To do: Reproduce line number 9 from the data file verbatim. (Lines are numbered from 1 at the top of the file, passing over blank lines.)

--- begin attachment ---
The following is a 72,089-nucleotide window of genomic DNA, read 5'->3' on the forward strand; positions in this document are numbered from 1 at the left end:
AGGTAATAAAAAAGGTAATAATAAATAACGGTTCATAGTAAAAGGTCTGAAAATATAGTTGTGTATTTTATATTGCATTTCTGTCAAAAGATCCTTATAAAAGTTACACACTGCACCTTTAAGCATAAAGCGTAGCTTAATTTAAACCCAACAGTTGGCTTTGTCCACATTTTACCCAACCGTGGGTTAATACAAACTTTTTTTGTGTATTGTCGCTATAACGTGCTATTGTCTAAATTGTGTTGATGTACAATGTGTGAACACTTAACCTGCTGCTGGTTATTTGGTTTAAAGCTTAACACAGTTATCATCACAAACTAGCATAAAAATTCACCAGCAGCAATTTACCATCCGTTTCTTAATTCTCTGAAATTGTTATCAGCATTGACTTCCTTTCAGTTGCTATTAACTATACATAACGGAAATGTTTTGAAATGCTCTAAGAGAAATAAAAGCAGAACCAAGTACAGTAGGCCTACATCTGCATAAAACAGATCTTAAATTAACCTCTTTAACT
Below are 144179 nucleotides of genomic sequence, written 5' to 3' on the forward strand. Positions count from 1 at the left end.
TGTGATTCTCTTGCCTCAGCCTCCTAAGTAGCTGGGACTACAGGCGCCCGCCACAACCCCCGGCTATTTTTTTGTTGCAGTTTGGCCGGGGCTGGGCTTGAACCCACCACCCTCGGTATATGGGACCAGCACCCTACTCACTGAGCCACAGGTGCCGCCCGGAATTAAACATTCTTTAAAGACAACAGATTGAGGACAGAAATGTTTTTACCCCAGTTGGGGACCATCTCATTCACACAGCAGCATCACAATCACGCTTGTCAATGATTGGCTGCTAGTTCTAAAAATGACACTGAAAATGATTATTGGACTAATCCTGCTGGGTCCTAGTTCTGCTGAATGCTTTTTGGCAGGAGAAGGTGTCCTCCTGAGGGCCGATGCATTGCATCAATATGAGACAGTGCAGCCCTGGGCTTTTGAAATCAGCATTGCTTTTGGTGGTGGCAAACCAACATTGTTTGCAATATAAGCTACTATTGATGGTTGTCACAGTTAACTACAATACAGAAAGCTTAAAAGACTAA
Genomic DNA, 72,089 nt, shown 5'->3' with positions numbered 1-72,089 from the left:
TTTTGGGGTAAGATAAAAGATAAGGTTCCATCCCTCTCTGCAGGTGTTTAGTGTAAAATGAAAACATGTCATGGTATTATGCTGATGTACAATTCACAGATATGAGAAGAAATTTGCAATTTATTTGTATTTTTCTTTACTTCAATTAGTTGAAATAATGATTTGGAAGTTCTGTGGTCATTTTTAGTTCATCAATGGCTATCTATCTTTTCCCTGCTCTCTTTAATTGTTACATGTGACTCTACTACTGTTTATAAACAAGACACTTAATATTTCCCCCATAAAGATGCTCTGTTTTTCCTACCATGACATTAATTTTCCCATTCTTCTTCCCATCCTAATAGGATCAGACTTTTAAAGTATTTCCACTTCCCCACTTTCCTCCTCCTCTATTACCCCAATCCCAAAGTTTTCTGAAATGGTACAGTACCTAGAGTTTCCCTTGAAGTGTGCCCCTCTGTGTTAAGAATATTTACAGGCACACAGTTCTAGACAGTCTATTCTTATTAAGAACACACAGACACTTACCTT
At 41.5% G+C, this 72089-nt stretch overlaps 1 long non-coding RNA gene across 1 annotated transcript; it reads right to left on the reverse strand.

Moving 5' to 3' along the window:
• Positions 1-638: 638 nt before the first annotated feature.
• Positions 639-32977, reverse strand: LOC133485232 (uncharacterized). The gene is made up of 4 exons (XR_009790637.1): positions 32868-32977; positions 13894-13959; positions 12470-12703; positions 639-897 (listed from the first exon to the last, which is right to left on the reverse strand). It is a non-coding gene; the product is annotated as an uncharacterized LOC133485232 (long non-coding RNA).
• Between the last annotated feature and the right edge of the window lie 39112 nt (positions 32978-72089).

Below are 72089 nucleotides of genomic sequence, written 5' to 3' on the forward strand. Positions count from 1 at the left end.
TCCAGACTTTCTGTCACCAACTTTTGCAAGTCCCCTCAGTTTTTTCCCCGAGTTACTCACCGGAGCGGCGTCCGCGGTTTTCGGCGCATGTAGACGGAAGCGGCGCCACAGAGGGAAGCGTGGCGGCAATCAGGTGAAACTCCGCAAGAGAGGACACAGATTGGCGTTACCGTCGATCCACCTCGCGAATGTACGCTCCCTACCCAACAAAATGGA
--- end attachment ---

• Positions 1-638: 638 nt before the first annotated feature.